Learn To Code With Style: Use Linters!

May 01, 2017Vincent Langlet5 min read

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Are you tired of always writing the same comments on others pull requests? Are you tired of always reading the same comments on your pull requests? Stop wasting time, here’s the solution.

Step One: Install linters on your project

For your php files

Inspired by this CodeSniffer and PhpStorm Code Inspection article, we can install phpcs with a specific coding standard directly on your project.

Install CodeSniffer

composer require --dev squizlabs/php_codesniffer

Install a coding standard

When I start working on a Symfony2 project, it was with the djoos/Symfony2-coding-standard repository.

composer require --dev escapestudios/symfony2-coding-standard

Now i made my own my fork with more rules, try it!

composer require --dev vincentlanglet/symfony3-custom-coding-standard

Use it

Let’s try with this file

// yourfile.php

<?php

class Entity {
    function getVariable() {
        return $this->variable;
    }

    function setVariable($newValue) {
        $this->variable = $newValue;
    }

    private $variable;
}

The following command

vendor/bin/phpcs --standard=../../../../vincentlanglet/symfony3-custom-coding-standard/Symfony3Custom yourfile.php

will return error messages
Phpcs

that you can easily correct

<?php

namespace AppBundle\Entity;

/**
 * Class Entity
 *
 * @package AppBundle\Entity
 */
class Entity
{
    /**
     * @var string
     */
    private $variable;

    /**
     * @return string
     */
    public function getVariable()
    {
        return $this->variable;
    }

    /**
     * @param string $newValue
     */
    public function setVariable($newValue)
    {
        $this->variable = $newValue;
    }
}

NB: If you are tired to write --standard=../../../../vincentlanglet/symfony3-custom-coding-standard/Symfony3Custom,
or if you need to configure phpcs to use it with PhpStorm, try

vendor/bin/phpcs --config-set default_standard ../../../../vincentlanglet/symfony3-custom-coding-standard/Symfony3Custom

You can find others options here.

For your javascript files

Let’s do the same with eslint.

Install eslint

npm install eslint --save-dev

Generate a configuration file

To start the configuration of eslint, use

./node_modules/.bin/eslint --init

After answering a few questions, it will generate a .eslintrc file configured like this

{
  "extends": "eslint:recommended",
  "rules": {
    "semi": ["error", "always"],
    "quotes": ["error", "double"]
  }
}
  • extends apply all the rules of eslint:recommended to your project. I recommend the airbnb config.
  • semi and quotes are extra rules. The first value is the error value of the rule.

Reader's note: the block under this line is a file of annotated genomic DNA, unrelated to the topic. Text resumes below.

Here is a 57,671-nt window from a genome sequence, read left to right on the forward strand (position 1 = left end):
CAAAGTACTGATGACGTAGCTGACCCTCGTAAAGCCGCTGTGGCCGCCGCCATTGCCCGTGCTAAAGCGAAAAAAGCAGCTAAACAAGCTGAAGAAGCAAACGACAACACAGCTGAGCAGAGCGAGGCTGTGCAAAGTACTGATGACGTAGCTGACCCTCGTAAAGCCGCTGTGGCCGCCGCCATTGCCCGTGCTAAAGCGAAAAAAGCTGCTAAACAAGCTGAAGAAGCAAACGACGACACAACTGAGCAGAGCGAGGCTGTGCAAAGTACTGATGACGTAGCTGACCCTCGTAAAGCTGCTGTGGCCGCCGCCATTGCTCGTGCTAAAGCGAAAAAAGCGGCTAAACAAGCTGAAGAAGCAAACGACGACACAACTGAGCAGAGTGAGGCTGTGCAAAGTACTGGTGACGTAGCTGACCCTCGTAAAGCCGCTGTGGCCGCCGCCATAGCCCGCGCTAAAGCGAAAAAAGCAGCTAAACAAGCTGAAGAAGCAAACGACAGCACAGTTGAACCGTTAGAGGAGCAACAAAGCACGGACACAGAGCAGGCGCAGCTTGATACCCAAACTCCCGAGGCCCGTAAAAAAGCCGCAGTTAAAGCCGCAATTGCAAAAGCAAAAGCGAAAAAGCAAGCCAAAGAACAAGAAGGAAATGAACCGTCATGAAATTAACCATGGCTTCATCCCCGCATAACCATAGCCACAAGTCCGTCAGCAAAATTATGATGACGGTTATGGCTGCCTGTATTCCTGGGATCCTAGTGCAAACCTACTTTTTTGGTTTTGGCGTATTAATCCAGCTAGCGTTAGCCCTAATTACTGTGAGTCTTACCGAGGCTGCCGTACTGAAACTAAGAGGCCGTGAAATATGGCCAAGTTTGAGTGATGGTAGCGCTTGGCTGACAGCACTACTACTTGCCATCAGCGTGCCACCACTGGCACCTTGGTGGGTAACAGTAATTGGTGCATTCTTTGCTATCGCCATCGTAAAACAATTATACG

Use it

Let’s try with this file

// yourfile.js

var object={
  'key': 3,
     "otherKey" :2
};

console.log(object)

The following command

./node_modules/.bin/eslint yourfile.js

will return error messages
Eslint

that you can easily correct

const object = {
  key: 3,
  otherKey: 2,
}

console.log(object)

Even for your css files

In the same way, you can lint your css files thanks to stylelint.

Install stylelint

npm install stylelint --save-dev

Write your configuration file

I recommend the stylelint-config-standard.

npm install stylelint-config-standard --save-dev

Now you have to create your .stylelintrc file, it works like your .eslintrc file:

{
  "extends": "stylelint-config-standard",
  "rules": {
    "string-quotes": "single"
  }
}

Use it

Let’s try with this file

/* yourfile.css */

.header {

}

body {
text-color: red;
margin-top: 10px;
margin-bottom: 10px;
margin: 0;
}

The following command

./node_modules/.bin/stylelint yourfile.css

will return error messages
Stylelint

that you can easily correct

body {
  color: red;
  margin: 10px 0;
}

Step Two: Use linters automatically before each commit

Use pre-commit hooks

Pre-commit hooks were already introduced in this article, but personally I prefer using a npm package.

Install pre-commit

npm install pre-commit --save-dev

Configure pre-commit

You just need to specify scripts you want to launch before committing in your package.json.
You could even launch tests before commits if you wanted.

{
  "name": "Something",
  "version": "0.0.0",
  "description": "Something else",
  "main": "index.js",
  "scripts": {
    "lint:php": "vendor/bin/phpcs --standard=../../../../escapestudios/symfony2-coding-standard/Symfony2 *.php",
    "lint:js": "eslint *.js",
    "lint:css": "stylelint *.css"
  },
  "pre-commit": [
    "lint:php",
    "lint:js",
    "lint:css"
  ]
}

Use it

Just commit!

But don’t worry, you can still force a commit by telling git to skip the pre-commit hooks by simply committing using --no-verify.

Check only modified files to be more user-friendly

Running a lint process on a whole project is slow and linting results can be irrelevant. Ultimately you only want to lint files that will be committed. Lint-staged will be used to run linter on staged files, filtered by a specified glob pattern.

Install lint-staged

npm install lint-staged --save-dev

Configure lint-staged

Launch lint-staged with pre-commit and precise which linter you want to use for specific files pattern in your package.json.

{
  "name": "Something",
  "version": "0.0.0",
  "description": "Something else",
  "main": "index.js",
  "scripts": {
    "lint-staged": "lint-staged"
  },
  "lint-staged": {
    "*.php": "vendor/bin/phpcs --standard=../../../../escapestudios/symfony2-coding-standard/Symfony2",
    "*.js": "eslint",
    "*.css": "stylelint"
  },
  "pre-commit": [
    "lint-staged"
  ]
}

Use it

Wait

Vincent Langlet

Vincent Langlet

Web Developer at Theodo